December 7, 2012
Last time local water leaders tried to penetrate the Lettuce Curtain known to divide Monterey Peninsula and Salinas Valley interests, they hired former Monterey County Water Resources Agency director Steve Collins to diffuse tensions. That didn't go as planned (Collins has since resigned and faces felony charges in relation to alleged conflicts of interest).
A group of local water decision-makers, pulled from various boards and groups, has been meeting to try and resolve a water rights debate that threatens to stall one of the three legs of California American Water's proposed three-legged water supply proposal for the Peninsula: recycled water, or groundwater replenishment.
In October, a divided Monterey Regional Water Pollution Control Agency board voted down a proposal to move forward with the next stages of feasibility planning for a 3,900-acre-feet-a-year groundwater replenishment project, which would allow Cal Am to shrink the originally propose desal plant.
Since then, a group of PCA, Monterey County Water Resources Agency and Marina Coast Water District board members, along with city of Salinas representatives and agriculture reps have been gathering over coffee and mixed nuts to try and resolve the water rights debate that threatens to sink this project before plans even get drawn out.
But there's still no agreed-upon language resolving the water rights dispute, and without the PCA board's blessing, the groundwater replenishment portion of the project can't move forward.
At issue: 19,500 acre-feet of water North Salinas Valley growers lay claim to. They who voted to tax themselves to pay for the cost of the recycled water plant in North Marina, which delivers purified sewage water to their irrigation systems, in an effort to alleviate pressure on the water table and halt seawater intrusion.
But after almost two months of meetings, it's not clear they're any nearer to a resolution.
"Ag is not standing in your way," said MCWRA board member and grower Mike Scattini at a committee meeting Thursday. "We're more than willing to lend some of that 19,500."
There hasn't actually been 19,500 acre-feet of water since the recycled water plant went online in 1998. The plant's only at 62-percent capacity, due partly to conservation measures upstream where residents of Peninsula cities, Moss Landing and Castroville take shorter showers or flush fewer toilets, water officials say.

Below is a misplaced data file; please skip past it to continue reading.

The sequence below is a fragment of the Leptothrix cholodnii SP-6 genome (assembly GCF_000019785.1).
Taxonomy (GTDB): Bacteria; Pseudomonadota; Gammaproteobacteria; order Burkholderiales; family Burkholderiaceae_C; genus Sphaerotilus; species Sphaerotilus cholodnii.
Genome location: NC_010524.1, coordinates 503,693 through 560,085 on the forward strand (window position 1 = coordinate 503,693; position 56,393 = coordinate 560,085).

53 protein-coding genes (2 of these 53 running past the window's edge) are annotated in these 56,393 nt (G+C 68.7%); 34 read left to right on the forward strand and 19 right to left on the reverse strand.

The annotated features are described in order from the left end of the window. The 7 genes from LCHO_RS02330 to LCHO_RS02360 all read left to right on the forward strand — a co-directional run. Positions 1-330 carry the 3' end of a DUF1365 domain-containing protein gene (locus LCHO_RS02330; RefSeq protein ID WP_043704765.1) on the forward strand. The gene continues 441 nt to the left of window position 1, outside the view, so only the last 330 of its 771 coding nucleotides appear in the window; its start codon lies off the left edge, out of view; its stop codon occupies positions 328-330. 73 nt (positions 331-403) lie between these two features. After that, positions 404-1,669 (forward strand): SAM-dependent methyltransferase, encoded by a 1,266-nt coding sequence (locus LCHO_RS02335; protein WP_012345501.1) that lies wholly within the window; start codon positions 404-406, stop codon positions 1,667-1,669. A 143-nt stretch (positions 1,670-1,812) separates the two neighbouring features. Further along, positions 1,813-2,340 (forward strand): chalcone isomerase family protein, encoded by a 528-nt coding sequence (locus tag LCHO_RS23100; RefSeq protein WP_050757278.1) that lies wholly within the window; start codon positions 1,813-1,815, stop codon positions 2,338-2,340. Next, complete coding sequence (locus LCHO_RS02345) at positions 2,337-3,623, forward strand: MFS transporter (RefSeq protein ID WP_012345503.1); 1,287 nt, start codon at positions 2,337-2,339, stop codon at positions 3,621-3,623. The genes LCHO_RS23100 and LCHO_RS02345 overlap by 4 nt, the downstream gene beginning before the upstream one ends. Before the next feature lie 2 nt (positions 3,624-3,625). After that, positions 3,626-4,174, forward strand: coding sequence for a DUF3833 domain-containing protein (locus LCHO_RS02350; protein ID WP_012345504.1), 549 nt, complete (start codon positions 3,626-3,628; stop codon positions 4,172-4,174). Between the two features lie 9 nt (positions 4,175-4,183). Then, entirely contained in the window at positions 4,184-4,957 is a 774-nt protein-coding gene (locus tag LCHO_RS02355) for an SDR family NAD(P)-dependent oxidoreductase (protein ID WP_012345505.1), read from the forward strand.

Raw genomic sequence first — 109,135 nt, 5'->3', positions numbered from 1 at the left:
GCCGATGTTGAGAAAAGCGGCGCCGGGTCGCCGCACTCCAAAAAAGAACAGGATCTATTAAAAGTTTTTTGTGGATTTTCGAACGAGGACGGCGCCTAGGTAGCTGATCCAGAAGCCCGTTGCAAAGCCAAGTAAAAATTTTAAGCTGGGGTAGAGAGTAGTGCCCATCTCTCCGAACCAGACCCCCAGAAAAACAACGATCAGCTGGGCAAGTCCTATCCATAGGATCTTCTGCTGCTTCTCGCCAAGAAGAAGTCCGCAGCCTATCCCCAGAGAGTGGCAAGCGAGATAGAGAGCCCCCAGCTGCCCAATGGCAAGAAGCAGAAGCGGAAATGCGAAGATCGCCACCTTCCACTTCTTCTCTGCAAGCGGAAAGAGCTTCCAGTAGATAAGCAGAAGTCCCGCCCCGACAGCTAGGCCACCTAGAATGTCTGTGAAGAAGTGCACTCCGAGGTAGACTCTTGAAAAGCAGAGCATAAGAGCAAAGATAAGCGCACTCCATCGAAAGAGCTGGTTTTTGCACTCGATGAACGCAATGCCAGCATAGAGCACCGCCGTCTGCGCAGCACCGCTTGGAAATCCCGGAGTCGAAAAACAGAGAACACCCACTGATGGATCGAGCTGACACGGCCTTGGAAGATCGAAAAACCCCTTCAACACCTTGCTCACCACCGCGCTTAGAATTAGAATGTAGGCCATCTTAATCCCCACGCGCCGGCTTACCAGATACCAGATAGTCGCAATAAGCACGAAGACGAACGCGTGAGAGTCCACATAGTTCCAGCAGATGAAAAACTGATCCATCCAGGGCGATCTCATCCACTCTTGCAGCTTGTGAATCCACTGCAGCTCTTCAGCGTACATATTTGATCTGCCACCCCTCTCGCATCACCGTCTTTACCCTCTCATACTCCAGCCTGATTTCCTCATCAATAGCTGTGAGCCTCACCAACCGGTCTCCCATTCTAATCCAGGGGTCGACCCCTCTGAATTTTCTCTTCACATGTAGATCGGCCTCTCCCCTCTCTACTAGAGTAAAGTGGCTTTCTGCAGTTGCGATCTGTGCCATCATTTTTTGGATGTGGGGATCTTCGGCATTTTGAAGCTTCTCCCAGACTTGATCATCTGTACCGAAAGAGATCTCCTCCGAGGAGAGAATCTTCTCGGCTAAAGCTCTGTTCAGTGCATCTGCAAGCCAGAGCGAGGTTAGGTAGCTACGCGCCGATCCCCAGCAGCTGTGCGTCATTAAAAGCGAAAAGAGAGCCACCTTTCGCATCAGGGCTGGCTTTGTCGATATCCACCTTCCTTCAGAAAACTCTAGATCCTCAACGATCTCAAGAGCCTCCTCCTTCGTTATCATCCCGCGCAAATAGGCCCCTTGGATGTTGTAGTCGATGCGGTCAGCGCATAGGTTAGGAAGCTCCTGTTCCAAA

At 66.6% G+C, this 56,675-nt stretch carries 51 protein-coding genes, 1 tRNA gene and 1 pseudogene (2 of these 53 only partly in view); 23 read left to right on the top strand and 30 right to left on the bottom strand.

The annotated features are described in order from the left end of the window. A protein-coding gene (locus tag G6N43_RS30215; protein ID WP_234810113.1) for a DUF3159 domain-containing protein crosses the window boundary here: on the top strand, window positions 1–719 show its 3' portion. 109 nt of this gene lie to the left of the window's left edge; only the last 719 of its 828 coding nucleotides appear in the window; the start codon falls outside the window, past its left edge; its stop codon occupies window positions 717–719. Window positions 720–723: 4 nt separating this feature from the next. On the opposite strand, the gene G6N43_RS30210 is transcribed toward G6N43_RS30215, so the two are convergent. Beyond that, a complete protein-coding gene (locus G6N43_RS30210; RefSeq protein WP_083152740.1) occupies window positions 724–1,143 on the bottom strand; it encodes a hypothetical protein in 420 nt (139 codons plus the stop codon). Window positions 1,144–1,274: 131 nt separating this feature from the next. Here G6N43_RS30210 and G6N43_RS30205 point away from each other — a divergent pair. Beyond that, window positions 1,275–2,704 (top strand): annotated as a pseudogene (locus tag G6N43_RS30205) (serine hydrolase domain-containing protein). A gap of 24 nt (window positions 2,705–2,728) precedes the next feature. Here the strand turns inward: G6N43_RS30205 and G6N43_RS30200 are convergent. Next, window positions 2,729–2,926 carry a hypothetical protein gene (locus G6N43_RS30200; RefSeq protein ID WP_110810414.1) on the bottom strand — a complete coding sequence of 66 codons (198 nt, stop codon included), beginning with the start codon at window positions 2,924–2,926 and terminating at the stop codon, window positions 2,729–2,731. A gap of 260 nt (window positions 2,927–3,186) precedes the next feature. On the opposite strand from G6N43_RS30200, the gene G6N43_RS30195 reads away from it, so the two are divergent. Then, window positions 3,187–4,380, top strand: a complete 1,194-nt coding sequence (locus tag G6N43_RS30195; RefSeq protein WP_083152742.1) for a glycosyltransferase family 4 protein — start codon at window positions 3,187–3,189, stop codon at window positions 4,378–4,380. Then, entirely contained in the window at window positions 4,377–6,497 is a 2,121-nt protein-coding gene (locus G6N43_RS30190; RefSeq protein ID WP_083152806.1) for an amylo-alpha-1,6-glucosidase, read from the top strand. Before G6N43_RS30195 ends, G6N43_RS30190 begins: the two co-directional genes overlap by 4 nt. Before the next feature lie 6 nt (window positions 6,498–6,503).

Growers claim they're ahead of Peninsula cities in line for the first 19,500 acre-feet of water, but since growers aren't using all the water today, some PCA board members see no reason they can't share what's really running, instead leaving the water rights dispute to a theoretical one. But Scattini disputed that point: "So you want us to take 19,5 that doesn't exist, and you take 4,000 that does exist."
Monterey Peninsula Water Management District General Manager David Stoldt told the committee Thursday that the water rights issue was never intended to be resolved before approving next steps on looking at Cal Am's proposal feasibility.
(The $443,000 in required funding for next steps in planning have already been secured from a federal loan, state grant, and MPWMD match.)
"All along we had contemplated we'd get to fourth quarter of 2014, and at that point we'd know if it's a go or no-go," Stoldt said. "Environmental review, water rights, cost; all those things would be known then."
There's no need to resolve the issue of water rights up front, he said. Planning is part of the expense that sometimes gets committed to a project that fails.
"Stranded costs are stranded costs. There'$32 million on the regional desal plant already," Stoldt added.
Salinas Valley Water Coalition director Nancy Isakson disagreed: "is it fair to their ratepayers to move forward, knowing at the very back end there might be a war? Shouldn't this be resolved first?"
PCA General Manager Keith Israel will present a water rights resolution proposal at the next PCA board meeting, Jan. 28.
If the board doesn't approve the financing for the next stages in the environmental study, the project won't move forward.